Born on this day in 1743, Toussaint Louverture led the black uprising that resulted in the Haitian Revolution. He was born a slave, and he died in captivity, having dealt a decisive first blow to colonialism and slavery.
Close-up of a drawing of Toussaint Louverture on horseback, 1802. (Metropolitan Museum of Art via Wikimedia Commons)
In the great book of history, as well as in the 1960 study that Aimé Césaire dedicated to him, Toussaint Louverture makes his first appearance two years after the storming of the Bastille, at the beginning of the French Revolution. He arrives on the stage of history in August 1791, aged almost fifty, as a leader of the slave insurrection in Saint-Domingue.
Himself born a slave on May 20, 1743, the anti-colonial leader was at first known as Toussaint Bréda, after the plantation near Haut de Cap where he was based. There, he became a detonator for the revolutionary ideas from Paris, which, making their way across the Atlantic, led to one of the most important political upheavals of recent centuries.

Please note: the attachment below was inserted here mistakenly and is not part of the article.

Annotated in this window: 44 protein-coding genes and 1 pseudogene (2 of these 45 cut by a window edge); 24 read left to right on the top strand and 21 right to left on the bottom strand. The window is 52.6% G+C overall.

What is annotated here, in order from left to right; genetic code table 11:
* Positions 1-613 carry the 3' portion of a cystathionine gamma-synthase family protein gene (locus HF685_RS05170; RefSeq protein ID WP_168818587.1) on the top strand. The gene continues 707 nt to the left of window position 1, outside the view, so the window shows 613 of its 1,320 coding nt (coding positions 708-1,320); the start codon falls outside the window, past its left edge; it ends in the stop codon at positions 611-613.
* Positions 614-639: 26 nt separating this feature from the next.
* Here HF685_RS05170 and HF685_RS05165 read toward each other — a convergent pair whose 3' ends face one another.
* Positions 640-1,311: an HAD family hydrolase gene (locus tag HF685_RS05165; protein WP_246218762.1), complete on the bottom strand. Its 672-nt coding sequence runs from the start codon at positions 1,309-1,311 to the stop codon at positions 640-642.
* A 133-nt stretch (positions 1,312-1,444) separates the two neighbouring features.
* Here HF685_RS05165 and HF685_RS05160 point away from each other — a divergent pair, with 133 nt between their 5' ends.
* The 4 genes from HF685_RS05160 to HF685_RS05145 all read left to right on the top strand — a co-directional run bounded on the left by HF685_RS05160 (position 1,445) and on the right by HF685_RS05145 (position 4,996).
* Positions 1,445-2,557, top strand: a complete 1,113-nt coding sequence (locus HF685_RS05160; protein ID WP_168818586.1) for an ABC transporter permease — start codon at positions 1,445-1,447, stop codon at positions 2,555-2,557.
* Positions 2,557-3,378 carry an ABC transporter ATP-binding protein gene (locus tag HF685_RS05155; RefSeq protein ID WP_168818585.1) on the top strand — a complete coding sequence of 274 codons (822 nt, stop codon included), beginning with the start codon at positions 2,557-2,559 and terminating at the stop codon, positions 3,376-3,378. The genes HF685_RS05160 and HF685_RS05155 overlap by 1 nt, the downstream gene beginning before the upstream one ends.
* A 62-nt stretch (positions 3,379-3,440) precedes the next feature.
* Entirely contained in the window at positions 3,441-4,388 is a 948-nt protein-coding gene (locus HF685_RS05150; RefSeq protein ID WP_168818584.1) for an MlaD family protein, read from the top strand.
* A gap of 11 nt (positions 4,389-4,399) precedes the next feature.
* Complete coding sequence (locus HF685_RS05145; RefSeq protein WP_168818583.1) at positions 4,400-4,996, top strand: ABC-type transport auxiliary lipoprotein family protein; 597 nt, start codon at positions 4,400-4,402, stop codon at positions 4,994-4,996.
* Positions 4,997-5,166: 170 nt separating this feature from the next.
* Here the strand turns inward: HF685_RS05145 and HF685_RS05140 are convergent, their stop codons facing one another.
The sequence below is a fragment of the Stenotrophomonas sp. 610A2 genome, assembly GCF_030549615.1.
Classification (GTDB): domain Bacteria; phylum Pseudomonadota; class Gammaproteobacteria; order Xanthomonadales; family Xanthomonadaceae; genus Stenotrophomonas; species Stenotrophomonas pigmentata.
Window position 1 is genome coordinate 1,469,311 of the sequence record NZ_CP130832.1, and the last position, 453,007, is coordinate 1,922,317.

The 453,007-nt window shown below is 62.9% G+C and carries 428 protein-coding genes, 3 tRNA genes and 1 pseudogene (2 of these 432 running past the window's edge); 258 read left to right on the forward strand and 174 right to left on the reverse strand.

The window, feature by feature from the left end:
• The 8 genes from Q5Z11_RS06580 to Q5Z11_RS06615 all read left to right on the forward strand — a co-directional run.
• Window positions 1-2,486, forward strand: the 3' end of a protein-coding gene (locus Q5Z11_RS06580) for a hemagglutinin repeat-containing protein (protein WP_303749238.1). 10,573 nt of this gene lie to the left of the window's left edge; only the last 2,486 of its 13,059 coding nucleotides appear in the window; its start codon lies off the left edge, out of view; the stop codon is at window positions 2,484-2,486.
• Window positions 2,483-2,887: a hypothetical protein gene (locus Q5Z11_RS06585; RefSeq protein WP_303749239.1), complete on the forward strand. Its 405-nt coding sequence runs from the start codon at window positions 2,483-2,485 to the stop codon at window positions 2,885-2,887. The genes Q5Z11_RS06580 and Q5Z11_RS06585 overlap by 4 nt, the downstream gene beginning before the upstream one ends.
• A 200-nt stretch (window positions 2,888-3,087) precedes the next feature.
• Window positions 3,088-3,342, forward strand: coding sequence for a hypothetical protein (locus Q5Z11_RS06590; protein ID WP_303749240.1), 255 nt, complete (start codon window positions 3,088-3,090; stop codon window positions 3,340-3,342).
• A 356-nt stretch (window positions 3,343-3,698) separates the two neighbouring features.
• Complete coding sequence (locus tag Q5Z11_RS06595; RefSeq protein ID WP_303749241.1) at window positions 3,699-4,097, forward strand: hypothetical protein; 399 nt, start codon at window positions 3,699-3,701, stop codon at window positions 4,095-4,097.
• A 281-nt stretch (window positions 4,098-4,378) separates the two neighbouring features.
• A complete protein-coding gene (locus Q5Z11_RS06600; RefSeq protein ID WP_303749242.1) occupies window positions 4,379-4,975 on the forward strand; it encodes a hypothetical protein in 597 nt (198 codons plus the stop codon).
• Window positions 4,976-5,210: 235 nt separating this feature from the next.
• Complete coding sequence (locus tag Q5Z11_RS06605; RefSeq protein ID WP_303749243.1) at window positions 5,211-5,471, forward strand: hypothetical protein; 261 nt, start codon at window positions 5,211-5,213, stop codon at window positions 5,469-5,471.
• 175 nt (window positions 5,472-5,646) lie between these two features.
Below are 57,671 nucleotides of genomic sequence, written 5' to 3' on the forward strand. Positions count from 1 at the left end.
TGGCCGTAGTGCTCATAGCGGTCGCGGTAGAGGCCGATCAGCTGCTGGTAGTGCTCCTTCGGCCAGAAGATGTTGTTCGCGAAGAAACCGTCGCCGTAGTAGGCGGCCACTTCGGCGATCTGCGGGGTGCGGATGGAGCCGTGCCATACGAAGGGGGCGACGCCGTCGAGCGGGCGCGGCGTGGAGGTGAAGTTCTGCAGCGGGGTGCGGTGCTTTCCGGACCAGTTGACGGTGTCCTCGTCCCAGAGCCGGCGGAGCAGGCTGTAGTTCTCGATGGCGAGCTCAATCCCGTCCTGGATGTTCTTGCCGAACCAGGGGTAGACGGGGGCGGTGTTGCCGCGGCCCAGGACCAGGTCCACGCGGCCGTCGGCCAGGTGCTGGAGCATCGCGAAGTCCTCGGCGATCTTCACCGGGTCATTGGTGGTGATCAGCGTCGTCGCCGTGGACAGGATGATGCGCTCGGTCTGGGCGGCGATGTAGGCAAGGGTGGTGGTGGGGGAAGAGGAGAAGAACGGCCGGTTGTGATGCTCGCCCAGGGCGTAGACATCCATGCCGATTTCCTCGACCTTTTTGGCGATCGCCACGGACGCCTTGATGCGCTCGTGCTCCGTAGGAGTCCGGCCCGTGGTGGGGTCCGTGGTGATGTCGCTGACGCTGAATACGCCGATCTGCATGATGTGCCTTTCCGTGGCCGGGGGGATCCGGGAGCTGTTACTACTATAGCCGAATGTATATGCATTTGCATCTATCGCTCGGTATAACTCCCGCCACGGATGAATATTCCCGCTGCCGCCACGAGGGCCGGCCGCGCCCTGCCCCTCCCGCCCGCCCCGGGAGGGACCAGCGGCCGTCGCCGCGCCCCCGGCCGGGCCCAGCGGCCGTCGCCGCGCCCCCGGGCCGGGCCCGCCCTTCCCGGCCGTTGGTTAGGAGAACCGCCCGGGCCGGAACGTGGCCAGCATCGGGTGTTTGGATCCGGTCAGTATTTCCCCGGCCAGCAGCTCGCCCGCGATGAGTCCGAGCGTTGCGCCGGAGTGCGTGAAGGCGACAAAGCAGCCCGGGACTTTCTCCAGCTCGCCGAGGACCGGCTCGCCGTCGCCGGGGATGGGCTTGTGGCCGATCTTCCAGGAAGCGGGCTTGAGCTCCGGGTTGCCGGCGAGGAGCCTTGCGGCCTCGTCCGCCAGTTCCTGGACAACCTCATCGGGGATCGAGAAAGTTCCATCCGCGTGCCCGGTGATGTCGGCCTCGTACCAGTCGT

This Caribbean territory had been a linchpin of the eighteenth-century imperial order; it was also one of the richest colonies in the world at the time. But in a land where slaves constituted nearly 90 percent of the population, the oppressed revolted against the colonial monster — and defeated it.
In Césaire’s words, the rebels not only showed how “the rights of man [had] often been reduced to the rights of European man alone,” but prompted the beginning of the “abolition of the colonial era in the American hemisphere.” Imperialist and colonialist Europe had brought the whole world to its knees; now, its invincibility was finally cracked.
The Slave Revolution
A widely debated, somewhat elusive, and indeed controversial figure, Toussaint Louverture became renowned worldwide even at the time of the events. In recent decades, he has regained notoriety mainly thanks to C. L. R. James’s 1938 classic The Black Jacobins, one of the most influential historical works of the twentieth century. There has been no shortage, even in recent times, of studies that capture the complexity of the Saint-Domingue revolution and the special role of Louverture’s leadership, his pragmatism, his military skill, and his Machiavellian diplomacy. But Césaire’s book remains a milestone for its insightful reading of the “three moments” needed for the revolutionary process to mature.